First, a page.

By Christopher Green
a moment that made me proud of the kids and teachers at Burnerson Junior High School….
For my friends from DU, I posted this back on May 4th.
Thirty-eight years ago today, I was in ninth grade at Lee Burneson Jr. High.
Here in Westlake, Ohio…
The previous weekend the last Canteen of the year was held. Of course, I was there and I admit I was gatering. (For those who do not know what gatering is, think slam dancing but rolling around on the floor instead of slamming into each other standing up.) My older brother knew one of the guys in the group that was playing so by extension, he would acknowledge my existence.
At the first break, someone, I don’t remember who, but I think was Clay McCoy, handed me this sheet of paper and asked if I could get the band to make an announcement. I read the paper and it basically was asking all students to walk outside at 11:00 AM on May fourth in remembrance of the still recent, still stinging shooting that took place down the pike a piece at Kent State.
A lot of us had older brothers, cousins or even uncles who were over in Vietnam, almost everyone knew someone who had been over there, and since that war was still raging on, it was a contentious request.
But being who I am and being that I was always and forever a vocal opponent to anything and everything that had to do with the “Establishment”, I agreed. I charged right up there and asked if they would announce my announcement. They went one step further and said, Kid, you get up there…”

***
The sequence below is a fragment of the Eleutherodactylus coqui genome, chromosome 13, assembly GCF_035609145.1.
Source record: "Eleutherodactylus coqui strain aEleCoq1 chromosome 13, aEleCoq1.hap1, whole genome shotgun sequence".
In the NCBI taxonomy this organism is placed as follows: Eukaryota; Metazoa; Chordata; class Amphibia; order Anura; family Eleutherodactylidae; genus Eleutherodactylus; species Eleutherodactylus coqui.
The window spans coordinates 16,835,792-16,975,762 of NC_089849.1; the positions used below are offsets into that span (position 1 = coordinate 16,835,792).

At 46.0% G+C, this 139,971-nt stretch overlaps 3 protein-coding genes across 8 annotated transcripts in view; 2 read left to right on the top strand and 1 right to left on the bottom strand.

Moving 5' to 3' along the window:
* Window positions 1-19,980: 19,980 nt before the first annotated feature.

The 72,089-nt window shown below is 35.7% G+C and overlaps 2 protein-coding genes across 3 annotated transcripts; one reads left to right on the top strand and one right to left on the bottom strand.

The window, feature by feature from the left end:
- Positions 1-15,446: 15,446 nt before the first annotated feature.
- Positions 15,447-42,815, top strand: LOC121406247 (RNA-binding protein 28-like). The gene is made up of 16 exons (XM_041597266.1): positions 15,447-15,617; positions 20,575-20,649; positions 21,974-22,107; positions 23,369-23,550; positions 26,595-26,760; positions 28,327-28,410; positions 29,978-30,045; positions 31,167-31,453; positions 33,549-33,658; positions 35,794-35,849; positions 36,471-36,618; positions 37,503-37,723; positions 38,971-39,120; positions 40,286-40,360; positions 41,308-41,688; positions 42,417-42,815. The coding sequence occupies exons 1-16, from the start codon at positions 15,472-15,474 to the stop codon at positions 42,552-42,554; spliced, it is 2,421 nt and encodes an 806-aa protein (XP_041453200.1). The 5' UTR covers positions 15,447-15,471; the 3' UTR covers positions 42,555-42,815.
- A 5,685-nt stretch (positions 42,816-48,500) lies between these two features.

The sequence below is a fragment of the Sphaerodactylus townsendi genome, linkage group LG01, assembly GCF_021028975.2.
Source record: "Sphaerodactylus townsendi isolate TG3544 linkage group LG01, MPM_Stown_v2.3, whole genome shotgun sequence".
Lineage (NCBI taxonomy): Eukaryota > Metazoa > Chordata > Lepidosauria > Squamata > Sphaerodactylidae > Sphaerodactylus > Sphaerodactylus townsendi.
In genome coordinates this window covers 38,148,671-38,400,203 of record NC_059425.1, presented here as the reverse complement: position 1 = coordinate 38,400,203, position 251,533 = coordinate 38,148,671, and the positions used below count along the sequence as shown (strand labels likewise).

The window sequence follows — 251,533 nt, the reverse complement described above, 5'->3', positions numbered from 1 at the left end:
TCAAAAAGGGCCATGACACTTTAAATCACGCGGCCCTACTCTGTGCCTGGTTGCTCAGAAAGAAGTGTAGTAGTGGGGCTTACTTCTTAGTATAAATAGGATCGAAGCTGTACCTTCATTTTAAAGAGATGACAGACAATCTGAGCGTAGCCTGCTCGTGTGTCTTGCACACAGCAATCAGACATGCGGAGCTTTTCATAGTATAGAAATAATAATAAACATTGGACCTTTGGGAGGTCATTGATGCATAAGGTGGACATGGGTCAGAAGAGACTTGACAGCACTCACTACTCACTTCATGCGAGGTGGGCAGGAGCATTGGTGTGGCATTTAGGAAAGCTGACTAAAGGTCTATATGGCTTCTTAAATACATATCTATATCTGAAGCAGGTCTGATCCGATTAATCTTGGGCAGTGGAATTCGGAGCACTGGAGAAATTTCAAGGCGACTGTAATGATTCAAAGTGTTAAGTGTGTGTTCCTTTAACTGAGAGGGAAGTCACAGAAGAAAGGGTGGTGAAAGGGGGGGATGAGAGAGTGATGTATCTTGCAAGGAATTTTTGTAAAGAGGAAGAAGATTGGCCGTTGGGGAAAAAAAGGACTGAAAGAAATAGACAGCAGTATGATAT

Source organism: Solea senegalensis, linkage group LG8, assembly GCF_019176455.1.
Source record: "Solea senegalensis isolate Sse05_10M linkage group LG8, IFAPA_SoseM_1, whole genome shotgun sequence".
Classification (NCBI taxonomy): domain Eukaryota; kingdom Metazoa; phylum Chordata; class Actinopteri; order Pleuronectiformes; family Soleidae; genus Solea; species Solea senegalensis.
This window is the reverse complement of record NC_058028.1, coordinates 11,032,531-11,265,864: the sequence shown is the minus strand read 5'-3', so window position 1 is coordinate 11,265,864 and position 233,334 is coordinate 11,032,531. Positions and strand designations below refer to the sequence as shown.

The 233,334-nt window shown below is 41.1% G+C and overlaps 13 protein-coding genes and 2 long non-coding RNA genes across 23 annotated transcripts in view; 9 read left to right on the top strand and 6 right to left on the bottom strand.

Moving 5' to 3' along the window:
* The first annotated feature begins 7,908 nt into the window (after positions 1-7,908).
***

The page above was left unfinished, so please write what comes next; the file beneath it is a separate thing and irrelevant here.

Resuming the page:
So I did.
That was it. End of story. Since May fourth that year fell on a Thursday, there was time to either let the pot boil over or for the whole idea to fizzle out.
I missed Monday and Tuesday because I had a bout of the crud and was coughing a lot more than usual and just not feeling good at all. By Wed, when I went back to school, I had completely forgot about the walk out I had announced just this last Friday. Remember this was before face book, twitter, Emails, and all the other stuff we use to keep track of each other 24/7.
I had been completely out of touch.
I walked to school so I could grab a few smokes on the way.
By the time I got to school, the bell was about to ring so the halls were crowded. I noticed that a lot of people were looking at me, pointing and talking. I really did not think that much about it because I could vacillate between ass hole and political agitator within the same sentence so I was use to a certain amount or notoriety.
But this was different. Most of the people were looking at me in a different way.
When I got to Home Room, I understood. The other kids in the class were whispering and I heard “Canteen”, “Kent State”, “Walkout” and it all came back to me.
There was a note from the principal for me to come and see him before school began.
He sat me down and looked at me with what I now know must have been very tired eyes. He seemed ancient but looking back, he probably wasn’t that much older than I am now. We all knew he was retiring from being a Junior High principal at the end of the year and that he was going back to what he loved best, teaching trig to students who wanted to learn trig over at the high school.
“Mr. Green. What am I going to do with you now?” I was afforded just a little deference since my mom was a teacher but thank god, not in my school system.